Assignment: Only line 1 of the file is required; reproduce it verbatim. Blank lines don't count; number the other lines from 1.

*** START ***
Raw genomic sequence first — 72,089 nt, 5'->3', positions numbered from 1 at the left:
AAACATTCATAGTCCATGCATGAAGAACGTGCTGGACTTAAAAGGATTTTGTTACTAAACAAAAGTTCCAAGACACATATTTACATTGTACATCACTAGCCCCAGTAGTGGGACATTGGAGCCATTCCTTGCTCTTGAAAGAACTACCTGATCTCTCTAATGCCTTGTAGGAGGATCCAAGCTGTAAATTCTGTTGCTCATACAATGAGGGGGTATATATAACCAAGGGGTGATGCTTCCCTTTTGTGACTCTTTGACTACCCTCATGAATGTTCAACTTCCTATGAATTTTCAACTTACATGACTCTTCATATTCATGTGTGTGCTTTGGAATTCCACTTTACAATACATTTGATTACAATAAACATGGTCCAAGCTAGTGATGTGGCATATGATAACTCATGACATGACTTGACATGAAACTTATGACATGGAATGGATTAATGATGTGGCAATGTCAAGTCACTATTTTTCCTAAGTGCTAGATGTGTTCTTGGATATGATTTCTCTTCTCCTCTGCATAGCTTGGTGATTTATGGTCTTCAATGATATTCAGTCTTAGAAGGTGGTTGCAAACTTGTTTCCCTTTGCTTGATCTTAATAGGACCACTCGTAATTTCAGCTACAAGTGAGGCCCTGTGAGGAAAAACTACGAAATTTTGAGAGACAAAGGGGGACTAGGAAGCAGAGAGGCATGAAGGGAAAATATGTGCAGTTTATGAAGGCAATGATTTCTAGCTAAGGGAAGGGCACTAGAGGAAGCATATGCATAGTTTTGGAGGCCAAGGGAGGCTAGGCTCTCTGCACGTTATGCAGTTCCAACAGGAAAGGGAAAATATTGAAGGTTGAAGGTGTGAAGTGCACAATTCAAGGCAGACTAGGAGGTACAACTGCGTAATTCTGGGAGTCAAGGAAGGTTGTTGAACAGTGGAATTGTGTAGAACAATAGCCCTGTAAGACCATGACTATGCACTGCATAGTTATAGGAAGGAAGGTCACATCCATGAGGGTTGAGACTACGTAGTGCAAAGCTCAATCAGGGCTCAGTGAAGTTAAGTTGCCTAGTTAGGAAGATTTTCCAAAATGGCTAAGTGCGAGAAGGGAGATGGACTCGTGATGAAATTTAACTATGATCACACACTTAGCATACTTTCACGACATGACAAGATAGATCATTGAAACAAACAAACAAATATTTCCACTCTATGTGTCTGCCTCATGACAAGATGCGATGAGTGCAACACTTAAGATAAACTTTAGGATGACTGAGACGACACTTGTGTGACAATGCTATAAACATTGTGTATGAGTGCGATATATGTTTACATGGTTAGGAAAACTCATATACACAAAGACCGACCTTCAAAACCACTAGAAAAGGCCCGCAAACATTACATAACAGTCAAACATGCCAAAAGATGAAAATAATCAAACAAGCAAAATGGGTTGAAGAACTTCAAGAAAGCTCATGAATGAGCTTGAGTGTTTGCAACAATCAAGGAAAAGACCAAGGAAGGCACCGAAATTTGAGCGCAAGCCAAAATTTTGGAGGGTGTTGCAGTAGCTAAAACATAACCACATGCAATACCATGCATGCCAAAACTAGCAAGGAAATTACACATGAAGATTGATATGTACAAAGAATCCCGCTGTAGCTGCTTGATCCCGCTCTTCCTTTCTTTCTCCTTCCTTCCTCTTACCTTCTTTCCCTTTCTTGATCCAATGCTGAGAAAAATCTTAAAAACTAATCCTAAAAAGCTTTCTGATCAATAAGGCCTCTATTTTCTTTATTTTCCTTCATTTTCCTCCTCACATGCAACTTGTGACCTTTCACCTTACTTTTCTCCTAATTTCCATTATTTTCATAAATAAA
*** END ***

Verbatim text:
Raw genomic sequence first — 72,089 nt, 5'->3', positions numbered from 1 at the left: